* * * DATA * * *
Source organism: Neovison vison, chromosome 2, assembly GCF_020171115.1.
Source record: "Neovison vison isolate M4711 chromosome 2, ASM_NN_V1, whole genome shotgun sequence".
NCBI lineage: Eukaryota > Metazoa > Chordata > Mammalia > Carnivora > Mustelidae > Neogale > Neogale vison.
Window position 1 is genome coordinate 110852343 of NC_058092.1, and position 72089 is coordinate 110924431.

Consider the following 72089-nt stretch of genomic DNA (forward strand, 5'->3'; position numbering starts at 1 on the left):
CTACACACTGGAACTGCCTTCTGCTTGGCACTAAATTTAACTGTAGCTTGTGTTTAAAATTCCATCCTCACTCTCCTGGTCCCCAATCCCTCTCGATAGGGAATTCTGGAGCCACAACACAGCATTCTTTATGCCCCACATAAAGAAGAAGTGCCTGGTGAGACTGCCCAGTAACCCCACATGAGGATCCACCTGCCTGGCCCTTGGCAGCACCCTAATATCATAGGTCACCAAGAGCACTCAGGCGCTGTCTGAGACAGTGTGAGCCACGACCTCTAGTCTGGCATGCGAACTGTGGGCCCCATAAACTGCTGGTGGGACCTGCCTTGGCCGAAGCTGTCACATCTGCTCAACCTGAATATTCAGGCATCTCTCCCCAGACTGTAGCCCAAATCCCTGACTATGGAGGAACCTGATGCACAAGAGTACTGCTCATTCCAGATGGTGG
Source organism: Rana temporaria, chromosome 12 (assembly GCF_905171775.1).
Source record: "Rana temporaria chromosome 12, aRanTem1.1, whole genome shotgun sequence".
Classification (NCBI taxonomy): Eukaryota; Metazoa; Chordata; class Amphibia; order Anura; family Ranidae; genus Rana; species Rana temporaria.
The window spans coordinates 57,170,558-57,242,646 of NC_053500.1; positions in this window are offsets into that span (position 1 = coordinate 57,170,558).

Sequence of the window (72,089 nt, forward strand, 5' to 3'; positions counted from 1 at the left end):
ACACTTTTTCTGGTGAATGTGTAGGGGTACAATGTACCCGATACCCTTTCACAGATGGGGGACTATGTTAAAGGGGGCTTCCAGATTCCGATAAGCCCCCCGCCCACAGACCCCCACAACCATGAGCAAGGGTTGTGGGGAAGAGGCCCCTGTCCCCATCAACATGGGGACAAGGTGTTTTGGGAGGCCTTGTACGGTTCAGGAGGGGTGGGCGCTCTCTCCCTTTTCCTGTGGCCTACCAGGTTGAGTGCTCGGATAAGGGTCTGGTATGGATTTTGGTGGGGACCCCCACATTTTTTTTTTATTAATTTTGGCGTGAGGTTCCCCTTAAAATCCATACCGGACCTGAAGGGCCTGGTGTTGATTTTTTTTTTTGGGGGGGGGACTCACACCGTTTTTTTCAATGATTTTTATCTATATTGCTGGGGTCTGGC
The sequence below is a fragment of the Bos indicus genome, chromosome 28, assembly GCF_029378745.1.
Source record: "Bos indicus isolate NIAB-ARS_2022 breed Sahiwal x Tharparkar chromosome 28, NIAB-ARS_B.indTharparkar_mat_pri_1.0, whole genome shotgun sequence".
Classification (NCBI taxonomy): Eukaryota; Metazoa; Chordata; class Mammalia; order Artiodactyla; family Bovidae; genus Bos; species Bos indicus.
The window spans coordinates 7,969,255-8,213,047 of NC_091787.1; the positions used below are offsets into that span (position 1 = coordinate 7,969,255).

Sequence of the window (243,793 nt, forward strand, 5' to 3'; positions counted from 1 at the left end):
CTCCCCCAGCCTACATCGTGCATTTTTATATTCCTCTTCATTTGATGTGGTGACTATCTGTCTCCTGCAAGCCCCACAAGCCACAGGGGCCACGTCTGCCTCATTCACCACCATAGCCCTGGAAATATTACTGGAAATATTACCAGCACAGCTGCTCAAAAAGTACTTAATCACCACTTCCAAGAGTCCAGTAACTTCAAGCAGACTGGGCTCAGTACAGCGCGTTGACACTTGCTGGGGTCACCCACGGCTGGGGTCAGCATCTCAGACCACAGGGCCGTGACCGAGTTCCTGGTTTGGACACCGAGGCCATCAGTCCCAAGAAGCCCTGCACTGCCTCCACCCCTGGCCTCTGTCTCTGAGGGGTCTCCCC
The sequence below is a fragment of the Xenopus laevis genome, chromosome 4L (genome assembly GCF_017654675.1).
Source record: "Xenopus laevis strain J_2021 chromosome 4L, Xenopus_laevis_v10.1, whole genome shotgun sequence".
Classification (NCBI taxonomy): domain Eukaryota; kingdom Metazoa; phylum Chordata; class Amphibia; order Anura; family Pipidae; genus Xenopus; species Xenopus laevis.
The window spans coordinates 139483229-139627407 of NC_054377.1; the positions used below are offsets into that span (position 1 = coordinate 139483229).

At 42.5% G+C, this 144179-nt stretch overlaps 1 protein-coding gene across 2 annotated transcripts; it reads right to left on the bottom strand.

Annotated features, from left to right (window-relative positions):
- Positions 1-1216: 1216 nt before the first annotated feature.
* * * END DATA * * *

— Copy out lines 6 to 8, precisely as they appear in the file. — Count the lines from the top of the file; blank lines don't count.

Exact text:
CTACACACTGGAACTGCCTTCTGCTTGGCACTAAATTTAACTGTAGCTTGTGTTTAAAATTCCATCCTCACTCTCCTGGTCCCCAATCCCTCTCGATAGGGAATTCTGGAGCCACAACACAGCATTCTTTATGCCCCACATAAAGAAGAAGTGCCTGGTGAGACTGCCCAGTAACCCCACATGAGGATCCACCTGCCTGGCCCTTGGCAGCACCCTAATATCATAGGTCACCAAGAGCACTCAGGCGCTGTCTGAGACAGTGTGAGCCACGACCTCTAGTCTGGCATGCGAACTGTGGGCCCCATAAACTGCTGGTGGGACCTGCCTTGGCCGAAGCTGTCACATCTGCTCAACCTGAATATTCAGGCATCTCTCCCCAGACTGTAGCCCAAATCCCTGACTATGGAGGAACCTGATGCACAAGAGTACTGCTCATTCCAGATGGTGG
Source organism: Rana temporaria, chromosome 12 (assembly GCF_905171775.1).
Source record: "Rana temporaria chromosome 12, aRanTem1.1, whole genome shotgun sequence".